.Move It and Lose It

WELLNESS 1431The duo behind the Santa Cruz Challenge explain their philosophy of fitness

Thirty minutes of exercise a day can be one of the hardest activities to incorporate into an already busy routine—even when we know that a daily sweat is the only thing standing between us and our healthiest, happiest selves. But if anybody knows how to reignite the passion for bodily movement within the less-than-active, it’s fitness training duo Dr. Michelle Bean and Dr. LeTa Jussila.

“People that rock climb, people that paddleboard, people that surf, you don’t have to remind them to do it,” says Jusilla. “Because they understand, they’ve caught the fever. If you haven’t caught that second wind—which is like inspiration of life, right?—you can still find it. It’s never too late.”

In addition to their outdoor “boot camp” classes, Bean, a chiropractor, and Jussila, a licensed acupuncturist, designed the Santa Cruz Challenge. The 12-week health and fitness program incorporates 30 different local fitness studios and educational seminars, with the aim of helping locals … well, basically reset their lives. So far, 500 participants have sweated, danced and stretched their way through the SCC, now in its fourth year, and the fifth round begins Aug. 30.

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In order to kick start the drive to work out, Bean and Jussila encourage thinking outside the box; getting fit doesn’t have to mean going to the gym. Santa Cruz has no end of inspiring fitness resources, starting with the great outdoors.

“There’s something magical about this land,” says Jussila. “There’s something really amazing about the energy here. And if you don’t get yourself right in front of the water, down where the water laps the sand, and you don’t immerse yourselves in the negative ions, then you won’t catch the fever.”

Aside from the outdoors, Bean and Jussila emphasize a plethora of studios in Santa Cruz, and their challenge connects locals with every kind of activity, from martial arts to pickleball. Venturing outside one’s comfort zone can be motivating, says Bean.

“I’d say, you’ve got to try maybe three to six different things. Try one of those things that you’ve always wanted to try, and try something you thought you’d probably never try,” she says. “When people find that thing that they really like, it becomes a lot easier to actually do it. I think that people fall off of exercise programs because they’re doing something that they don’t really enjoy.”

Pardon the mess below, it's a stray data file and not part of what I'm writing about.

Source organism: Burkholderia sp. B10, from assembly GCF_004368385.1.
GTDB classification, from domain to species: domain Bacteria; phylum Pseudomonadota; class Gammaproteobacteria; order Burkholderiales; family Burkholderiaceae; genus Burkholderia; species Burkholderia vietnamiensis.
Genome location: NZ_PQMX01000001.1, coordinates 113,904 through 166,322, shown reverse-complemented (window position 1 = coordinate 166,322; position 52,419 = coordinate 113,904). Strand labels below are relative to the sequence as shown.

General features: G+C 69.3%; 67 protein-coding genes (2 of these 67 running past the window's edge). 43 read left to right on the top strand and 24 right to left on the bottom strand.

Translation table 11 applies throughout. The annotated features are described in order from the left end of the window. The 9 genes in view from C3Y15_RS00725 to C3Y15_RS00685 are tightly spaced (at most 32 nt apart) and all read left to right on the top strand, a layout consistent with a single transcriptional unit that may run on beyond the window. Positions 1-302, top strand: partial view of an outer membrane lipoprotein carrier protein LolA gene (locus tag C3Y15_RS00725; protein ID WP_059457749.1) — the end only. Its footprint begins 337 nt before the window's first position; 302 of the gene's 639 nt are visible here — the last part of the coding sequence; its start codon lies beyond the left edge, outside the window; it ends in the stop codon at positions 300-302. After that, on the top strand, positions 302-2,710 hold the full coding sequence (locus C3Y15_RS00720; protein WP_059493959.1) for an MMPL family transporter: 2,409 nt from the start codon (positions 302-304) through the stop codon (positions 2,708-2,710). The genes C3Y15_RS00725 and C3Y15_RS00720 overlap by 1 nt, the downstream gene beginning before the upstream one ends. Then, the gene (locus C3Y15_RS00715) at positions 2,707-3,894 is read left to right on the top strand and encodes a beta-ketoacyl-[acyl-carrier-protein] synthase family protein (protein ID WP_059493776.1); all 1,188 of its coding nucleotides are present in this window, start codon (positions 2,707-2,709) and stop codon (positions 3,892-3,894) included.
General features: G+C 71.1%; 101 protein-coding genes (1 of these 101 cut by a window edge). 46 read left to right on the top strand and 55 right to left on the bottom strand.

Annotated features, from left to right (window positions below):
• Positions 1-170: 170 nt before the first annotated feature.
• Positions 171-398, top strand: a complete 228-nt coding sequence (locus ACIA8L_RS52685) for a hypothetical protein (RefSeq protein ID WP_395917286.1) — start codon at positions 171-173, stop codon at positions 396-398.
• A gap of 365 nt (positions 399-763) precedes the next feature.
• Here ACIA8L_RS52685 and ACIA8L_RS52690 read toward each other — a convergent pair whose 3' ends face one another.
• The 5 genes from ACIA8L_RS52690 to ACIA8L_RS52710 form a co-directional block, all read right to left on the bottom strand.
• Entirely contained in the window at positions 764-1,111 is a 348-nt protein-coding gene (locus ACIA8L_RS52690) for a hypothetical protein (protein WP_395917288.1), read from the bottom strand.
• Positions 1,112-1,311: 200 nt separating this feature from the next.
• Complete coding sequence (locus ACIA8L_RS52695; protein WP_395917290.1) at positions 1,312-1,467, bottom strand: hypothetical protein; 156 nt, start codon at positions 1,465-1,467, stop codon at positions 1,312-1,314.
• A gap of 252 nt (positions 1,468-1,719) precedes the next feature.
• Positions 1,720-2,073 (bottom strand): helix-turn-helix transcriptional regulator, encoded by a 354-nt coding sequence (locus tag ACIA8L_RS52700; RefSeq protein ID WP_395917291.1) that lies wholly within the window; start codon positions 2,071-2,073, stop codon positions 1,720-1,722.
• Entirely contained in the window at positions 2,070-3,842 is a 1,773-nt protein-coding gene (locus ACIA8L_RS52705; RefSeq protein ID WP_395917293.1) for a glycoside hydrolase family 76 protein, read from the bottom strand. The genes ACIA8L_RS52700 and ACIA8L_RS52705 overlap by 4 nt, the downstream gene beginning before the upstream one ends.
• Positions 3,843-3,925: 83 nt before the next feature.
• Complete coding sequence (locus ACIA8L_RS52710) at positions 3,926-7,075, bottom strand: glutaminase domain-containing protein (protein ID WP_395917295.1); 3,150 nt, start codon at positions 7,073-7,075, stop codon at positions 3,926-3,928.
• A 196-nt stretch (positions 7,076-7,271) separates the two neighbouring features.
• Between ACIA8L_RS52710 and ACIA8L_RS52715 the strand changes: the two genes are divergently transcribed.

Like the woman who thought she’d hate jiu jitsu, but now continues with classes even after the challenge has ended. Or Anita Raffaelli, 49, the grand prize winner of the last Santa Cruz Challenge. A mother of four teenagers who had recently moved to town, Raffaeli decided to make some time for herself for the first time in years, and signed up the day before the challenge began.

“I went from dreading working outs and making any excuse not to go to a class at the gym to wondering if I could squeeze in a kickboxing, body pump, kung fu, qigong or Pilates class after boot camp before my other daily obligations,” says Raffaelli. “I am not only stronger, healthier and more confident than before but I wake up looking for new ways to explore this wonderful place we live.”

Jussila recommends taking an honest assessment of yourself to find out where you are and where you want to be. Even adding a home stretching routine for five minutes a day can change your life, she says. And if you’re the kind of person who needs a goal, she recommends signing up for a race. “We have all these events in Santa Cruz County and beyond,” says Jussila. “Really, it’s just like, pick one and set a date. I think races are huge now because people really want to feel like they’ve accomplished something.”

The Santa Cruz Challenge begins Aug. 30. Sign up at santacruzchallenge.com. PHOTO: Julie Fasolas of Fa So La Photography


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